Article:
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Health Ranger decimates false argument of 'naturally occurring' heavy metals

Heavy metals

(NaturalNews) You may have come across claims that heavy metals found in certain foods, nutritional supplements and "superfood" products are somehow "naturally occurring," but the Health Ranger has some important news for you: This is a bogus argument based on "voodoo science," and Adams has prepared a video explaining exactly why you should reject such nonsense.

In the video below, Health Ranger Mike Adams – founder/editor and research director of Natural News – presents the facts regarding this false argument, and talks about how some marketing manipulators and public relations people are using the term "naturally occurring" in an attempt to deceive consumers about the safety and purity of their products.

Since the Health Ranger began publishing the results of his laboratory
testing of various foods, superfoods and nutritional supplements, some
of the companies whose products were found to contain dangerous levels
of lead
and other heavy metals have been scrambling to protect their market
shares by claiming that this contamination is somehow "natural" – as if
these heavy metals were normally found in the soil, air and water and
therefore "safe" for human consumption.

The truth is that heavy metals at these high concentrations are not "naturally occurring" at all; they are the product of industrial pollution that in many cases has traveled far from its source to accumulate in the soil and water from which these products are grown or derived.

The Health Ranger first refers to the EPA's own numbers regarding the massive amounts of toxic heavy metals emitted by power plants alone each year. For example, power plants belch out nearly 2 million pounds of aluminum, 64,000 pounds of lead and close to 3,000 pounds of mercury on an annual basis. That's a lot of pollution, folks ...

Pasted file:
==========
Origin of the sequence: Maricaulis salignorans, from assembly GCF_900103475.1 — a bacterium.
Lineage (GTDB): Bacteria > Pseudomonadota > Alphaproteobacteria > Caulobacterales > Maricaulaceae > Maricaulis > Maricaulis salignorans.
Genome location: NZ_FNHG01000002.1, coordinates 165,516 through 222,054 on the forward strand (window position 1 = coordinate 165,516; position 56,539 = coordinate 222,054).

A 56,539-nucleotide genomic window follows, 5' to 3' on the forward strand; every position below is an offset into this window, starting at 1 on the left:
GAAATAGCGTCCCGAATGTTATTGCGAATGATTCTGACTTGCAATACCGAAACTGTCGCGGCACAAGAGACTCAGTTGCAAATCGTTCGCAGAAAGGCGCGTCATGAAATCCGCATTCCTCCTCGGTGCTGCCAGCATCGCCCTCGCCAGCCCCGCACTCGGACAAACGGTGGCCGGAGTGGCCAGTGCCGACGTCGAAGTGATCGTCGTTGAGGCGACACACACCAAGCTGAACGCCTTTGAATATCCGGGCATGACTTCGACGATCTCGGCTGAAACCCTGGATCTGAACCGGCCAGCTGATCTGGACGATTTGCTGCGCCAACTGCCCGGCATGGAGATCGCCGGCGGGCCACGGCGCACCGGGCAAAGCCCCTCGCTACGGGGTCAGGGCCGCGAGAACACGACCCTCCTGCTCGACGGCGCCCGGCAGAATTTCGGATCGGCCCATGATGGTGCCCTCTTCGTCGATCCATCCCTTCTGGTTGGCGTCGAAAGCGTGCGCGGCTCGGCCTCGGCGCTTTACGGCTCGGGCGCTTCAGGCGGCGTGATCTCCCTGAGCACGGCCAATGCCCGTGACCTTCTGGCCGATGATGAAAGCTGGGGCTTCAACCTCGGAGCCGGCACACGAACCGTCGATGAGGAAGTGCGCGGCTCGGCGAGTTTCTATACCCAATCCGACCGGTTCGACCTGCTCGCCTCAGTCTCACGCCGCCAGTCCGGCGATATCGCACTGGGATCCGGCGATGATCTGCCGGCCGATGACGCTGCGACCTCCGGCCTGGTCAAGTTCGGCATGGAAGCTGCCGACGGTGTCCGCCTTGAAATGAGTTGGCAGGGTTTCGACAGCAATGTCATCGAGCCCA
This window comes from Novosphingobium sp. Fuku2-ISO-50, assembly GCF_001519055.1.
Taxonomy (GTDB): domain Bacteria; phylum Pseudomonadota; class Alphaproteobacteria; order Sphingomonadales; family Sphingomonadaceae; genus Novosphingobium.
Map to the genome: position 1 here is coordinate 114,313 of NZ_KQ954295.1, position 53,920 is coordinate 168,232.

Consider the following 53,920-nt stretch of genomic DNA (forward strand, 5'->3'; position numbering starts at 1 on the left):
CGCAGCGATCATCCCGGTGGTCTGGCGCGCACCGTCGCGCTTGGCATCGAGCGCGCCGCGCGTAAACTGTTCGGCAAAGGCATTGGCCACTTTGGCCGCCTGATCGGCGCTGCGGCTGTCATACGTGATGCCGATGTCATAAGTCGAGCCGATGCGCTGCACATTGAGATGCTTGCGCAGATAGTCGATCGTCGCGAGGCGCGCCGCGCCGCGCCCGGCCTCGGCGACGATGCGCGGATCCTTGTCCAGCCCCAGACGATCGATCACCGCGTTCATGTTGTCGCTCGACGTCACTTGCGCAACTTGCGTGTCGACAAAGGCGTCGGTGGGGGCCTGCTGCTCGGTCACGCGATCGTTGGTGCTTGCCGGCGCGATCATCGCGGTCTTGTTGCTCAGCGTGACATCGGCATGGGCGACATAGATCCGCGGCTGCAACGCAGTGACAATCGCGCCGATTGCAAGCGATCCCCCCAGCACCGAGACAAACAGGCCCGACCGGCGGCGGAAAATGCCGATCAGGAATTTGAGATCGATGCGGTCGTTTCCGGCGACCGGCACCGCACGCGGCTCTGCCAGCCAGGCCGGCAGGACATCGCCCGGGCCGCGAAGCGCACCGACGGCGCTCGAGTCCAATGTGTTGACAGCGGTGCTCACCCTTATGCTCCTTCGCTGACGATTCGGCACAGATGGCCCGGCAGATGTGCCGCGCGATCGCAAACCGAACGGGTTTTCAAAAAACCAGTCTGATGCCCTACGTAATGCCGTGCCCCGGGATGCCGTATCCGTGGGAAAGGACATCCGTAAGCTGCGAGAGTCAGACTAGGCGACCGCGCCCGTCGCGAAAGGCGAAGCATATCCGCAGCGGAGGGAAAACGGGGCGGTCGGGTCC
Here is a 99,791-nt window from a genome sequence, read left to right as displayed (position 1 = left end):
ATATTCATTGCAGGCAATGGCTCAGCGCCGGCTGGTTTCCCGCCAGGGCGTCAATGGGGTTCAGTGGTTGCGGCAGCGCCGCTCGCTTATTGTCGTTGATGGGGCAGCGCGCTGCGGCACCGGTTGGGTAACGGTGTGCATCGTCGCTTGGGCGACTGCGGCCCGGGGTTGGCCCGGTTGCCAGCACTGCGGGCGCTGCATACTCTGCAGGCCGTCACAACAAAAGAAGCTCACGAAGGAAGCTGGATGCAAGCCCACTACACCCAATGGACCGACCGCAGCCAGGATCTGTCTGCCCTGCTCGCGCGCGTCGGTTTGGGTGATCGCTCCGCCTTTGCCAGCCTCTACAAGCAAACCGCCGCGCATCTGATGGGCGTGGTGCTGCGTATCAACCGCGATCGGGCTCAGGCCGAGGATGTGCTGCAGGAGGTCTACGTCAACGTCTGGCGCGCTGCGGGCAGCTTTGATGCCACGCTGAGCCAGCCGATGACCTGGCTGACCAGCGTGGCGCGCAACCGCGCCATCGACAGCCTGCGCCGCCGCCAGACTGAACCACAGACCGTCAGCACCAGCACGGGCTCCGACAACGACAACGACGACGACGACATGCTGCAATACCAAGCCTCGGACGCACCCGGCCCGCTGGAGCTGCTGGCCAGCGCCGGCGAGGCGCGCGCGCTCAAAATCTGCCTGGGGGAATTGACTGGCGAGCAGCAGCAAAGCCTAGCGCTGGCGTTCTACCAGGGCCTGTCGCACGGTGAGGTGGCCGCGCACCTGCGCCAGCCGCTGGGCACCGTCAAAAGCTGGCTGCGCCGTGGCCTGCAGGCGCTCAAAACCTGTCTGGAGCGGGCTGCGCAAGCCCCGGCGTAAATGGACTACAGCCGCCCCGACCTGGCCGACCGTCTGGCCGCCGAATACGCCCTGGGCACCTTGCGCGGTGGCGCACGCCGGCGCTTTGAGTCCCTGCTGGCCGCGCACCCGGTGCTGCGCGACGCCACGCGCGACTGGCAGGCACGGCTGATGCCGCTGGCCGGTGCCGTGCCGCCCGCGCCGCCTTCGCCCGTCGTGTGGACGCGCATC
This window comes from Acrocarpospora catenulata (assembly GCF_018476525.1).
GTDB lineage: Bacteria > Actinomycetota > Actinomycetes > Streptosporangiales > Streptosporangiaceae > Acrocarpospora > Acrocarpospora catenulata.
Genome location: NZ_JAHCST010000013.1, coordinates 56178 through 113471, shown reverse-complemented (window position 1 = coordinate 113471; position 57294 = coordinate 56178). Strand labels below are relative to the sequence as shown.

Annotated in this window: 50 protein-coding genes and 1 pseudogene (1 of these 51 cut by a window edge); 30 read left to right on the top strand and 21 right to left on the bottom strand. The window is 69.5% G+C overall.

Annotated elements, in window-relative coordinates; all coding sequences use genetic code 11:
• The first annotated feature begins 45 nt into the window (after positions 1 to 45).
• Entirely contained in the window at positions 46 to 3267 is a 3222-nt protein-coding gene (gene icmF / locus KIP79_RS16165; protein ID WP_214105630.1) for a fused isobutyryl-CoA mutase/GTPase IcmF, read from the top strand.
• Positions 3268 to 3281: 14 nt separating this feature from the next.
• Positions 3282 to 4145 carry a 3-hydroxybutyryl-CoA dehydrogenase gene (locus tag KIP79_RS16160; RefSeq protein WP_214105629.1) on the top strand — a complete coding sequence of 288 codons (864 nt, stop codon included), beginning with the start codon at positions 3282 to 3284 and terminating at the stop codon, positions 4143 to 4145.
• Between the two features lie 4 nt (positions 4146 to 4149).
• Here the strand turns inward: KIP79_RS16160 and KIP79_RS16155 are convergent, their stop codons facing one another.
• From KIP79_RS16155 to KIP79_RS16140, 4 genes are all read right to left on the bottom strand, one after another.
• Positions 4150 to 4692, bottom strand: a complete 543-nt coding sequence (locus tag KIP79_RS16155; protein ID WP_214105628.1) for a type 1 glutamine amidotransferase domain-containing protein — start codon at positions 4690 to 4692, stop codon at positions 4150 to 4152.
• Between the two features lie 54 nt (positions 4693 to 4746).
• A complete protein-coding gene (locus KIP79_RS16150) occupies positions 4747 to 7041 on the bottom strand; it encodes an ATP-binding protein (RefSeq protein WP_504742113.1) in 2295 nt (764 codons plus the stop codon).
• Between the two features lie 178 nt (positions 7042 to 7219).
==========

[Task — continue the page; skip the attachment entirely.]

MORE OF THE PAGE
And the pollution from power plants and other industrial sources often travels far from its source, sometimes tens of thousands of miles – carried and dispersed by wind, rain clouds, rivers and ocean currents – where it then accumulates in varying amounts in the soil and water, depending on location, weather patterns and other factors.

How the 'naturally occurring' myth is easily disproved

One of the ways that it can easily be proved that this contamination is not "naturally occurring," is by simply examining the comparative levels of heavy metals in some of the products the Health Ranger tested, and identifying where these products were produced.

For example, the laboratory results regarding lead concentrations in sea vegetables – one of the types of superfoods Adams tested – reveal that the product containing the highest levels of lead came from China, which is a notoriously polluted country, as are its surrounding waters.

On the other hand, one of the products tested that had no detectable levels of lead came from New Zealand, a country with far less industrial pollution than China, and with much cleaner water sources.

That one comparison alone provides ample evidence supporting the fact that high concentrations of heavy metals are not "natural" at all.




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